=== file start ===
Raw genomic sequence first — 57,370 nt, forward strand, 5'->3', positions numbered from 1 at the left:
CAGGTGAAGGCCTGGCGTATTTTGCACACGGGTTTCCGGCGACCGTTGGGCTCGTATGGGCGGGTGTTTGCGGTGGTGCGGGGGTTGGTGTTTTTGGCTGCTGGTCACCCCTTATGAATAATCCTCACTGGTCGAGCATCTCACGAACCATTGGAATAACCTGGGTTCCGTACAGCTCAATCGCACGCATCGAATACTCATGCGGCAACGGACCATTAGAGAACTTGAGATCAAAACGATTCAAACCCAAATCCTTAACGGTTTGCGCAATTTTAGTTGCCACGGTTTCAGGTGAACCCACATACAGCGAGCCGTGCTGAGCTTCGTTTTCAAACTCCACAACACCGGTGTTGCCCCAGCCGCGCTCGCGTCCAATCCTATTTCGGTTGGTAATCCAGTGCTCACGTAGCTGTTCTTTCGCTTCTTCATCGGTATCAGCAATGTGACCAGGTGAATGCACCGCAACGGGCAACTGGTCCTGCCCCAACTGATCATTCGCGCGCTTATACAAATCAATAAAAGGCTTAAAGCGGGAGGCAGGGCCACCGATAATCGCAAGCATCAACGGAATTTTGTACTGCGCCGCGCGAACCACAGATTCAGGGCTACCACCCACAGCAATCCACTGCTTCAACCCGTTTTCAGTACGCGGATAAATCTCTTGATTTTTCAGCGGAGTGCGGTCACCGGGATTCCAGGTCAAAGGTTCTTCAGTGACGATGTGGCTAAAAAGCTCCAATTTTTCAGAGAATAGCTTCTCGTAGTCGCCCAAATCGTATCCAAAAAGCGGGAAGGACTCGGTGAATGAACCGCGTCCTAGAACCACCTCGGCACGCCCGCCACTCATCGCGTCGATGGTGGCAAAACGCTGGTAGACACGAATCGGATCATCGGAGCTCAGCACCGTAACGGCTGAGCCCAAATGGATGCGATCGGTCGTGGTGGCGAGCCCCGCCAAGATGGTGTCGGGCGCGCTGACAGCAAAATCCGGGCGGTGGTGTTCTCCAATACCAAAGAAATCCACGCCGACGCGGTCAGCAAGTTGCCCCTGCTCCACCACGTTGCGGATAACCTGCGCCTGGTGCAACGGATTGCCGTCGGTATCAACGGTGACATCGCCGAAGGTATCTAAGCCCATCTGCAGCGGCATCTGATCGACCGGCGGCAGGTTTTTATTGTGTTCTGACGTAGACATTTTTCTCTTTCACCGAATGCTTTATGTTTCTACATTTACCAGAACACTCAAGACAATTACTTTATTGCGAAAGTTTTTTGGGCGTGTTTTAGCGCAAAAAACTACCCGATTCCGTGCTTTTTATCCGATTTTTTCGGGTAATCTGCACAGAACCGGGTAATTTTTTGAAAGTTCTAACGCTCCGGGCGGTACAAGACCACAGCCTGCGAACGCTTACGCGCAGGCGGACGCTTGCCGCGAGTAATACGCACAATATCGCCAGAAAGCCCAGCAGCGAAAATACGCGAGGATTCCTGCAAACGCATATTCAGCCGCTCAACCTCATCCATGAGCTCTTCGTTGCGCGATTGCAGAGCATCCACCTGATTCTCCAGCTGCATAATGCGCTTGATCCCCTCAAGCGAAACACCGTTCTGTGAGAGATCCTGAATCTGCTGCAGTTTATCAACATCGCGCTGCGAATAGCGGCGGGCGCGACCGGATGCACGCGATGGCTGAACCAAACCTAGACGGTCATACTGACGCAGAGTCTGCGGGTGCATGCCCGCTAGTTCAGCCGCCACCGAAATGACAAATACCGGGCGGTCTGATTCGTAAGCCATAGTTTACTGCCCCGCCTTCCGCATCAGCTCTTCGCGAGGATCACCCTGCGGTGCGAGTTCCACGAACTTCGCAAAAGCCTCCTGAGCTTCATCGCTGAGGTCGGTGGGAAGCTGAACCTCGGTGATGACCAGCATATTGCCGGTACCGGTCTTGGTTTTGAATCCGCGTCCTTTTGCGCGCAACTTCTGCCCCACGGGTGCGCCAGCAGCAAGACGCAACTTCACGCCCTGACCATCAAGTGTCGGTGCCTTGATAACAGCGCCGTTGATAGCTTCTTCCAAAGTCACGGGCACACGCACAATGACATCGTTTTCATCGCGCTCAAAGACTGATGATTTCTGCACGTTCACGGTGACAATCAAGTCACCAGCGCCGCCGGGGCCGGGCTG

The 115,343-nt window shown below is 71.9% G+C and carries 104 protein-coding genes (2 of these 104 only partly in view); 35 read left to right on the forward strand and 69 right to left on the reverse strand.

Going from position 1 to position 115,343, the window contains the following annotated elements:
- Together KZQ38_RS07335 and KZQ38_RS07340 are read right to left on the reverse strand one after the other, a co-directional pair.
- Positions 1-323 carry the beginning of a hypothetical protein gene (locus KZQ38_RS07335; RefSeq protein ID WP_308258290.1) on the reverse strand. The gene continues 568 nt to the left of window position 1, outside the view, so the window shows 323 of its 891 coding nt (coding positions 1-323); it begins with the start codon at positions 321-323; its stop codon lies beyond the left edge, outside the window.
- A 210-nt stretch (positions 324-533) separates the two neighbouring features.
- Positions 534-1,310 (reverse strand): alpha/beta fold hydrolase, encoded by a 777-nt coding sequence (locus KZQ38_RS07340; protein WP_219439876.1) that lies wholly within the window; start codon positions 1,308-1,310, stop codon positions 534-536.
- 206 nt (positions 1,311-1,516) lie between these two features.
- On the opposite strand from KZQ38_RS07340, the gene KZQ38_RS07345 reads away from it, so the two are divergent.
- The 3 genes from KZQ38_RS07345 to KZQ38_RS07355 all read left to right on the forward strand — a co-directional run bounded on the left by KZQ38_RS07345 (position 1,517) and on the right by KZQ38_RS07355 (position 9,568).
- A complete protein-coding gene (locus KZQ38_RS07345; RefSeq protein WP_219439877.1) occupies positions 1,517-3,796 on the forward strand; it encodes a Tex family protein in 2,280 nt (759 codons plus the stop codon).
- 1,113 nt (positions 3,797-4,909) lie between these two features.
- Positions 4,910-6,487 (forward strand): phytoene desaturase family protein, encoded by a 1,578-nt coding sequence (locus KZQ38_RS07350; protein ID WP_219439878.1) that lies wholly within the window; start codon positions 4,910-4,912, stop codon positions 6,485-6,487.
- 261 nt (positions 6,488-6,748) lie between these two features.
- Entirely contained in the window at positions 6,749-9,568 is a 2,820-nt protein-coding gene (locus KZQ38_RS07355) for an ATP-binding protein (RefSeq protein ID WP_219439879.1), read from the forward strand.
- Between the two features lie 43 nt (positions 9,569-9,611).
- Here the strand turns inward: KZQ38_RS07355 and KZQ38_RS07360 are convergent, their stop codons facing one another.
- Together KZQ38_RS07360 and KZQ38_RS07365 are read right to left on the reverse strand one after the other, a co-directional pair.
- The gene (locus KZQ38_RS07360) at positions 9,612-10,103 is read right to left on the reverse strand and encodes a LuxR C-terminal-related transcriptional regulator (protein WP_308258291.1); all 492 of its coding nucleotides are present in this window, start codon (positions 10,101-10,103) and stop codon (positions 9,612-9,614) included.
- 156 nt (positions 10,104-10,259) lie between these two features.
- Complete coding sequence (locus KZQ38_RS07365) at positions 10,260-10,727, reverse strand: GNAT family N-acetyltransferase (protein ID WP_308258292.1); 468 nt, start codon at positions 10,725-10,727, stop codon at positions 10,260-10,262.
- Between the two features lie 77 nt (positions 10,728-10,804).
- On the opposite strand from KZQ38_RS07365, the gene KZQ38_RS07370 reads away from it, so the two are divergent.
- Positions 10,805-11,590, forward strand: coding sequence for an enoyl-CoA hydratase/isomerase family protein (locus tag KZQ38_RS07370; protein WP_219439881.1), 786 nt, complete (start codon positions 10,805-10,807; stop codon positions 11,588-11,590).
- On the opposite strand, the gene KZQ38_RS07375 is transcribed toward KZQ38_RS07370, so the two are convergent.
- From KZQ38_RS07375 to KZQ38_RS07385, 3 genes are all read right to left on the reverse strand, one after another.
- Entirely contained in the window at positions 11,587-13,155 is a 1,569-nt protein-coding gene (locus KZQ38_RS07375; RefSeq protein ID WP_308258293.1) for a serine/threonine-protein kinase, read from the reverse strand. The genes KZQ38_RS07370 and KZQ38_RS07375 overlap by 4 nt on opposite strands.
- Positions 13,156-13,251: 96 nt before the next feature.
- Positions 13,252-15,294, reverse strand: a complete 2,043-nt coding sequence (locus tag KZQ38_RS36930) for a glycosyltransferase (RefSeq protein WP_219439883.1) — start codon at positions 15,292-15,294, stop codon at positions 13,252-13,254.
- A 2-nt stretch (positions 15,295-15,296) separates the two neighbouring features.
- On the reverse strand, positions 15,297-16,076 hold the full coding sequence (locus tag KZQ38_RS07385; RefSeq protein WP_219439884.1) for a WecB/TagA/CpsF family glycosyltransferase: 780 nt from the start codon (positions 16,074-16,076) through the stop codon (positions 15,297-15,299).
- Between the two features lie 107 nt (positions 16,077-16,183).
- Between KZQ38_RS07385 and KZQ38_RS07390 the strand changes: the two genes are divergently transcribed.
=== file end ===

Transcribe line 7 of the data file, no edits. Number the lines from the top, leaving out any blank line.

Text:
- A 210-nt stretch (positions 324-533) separates the two neighbouring features.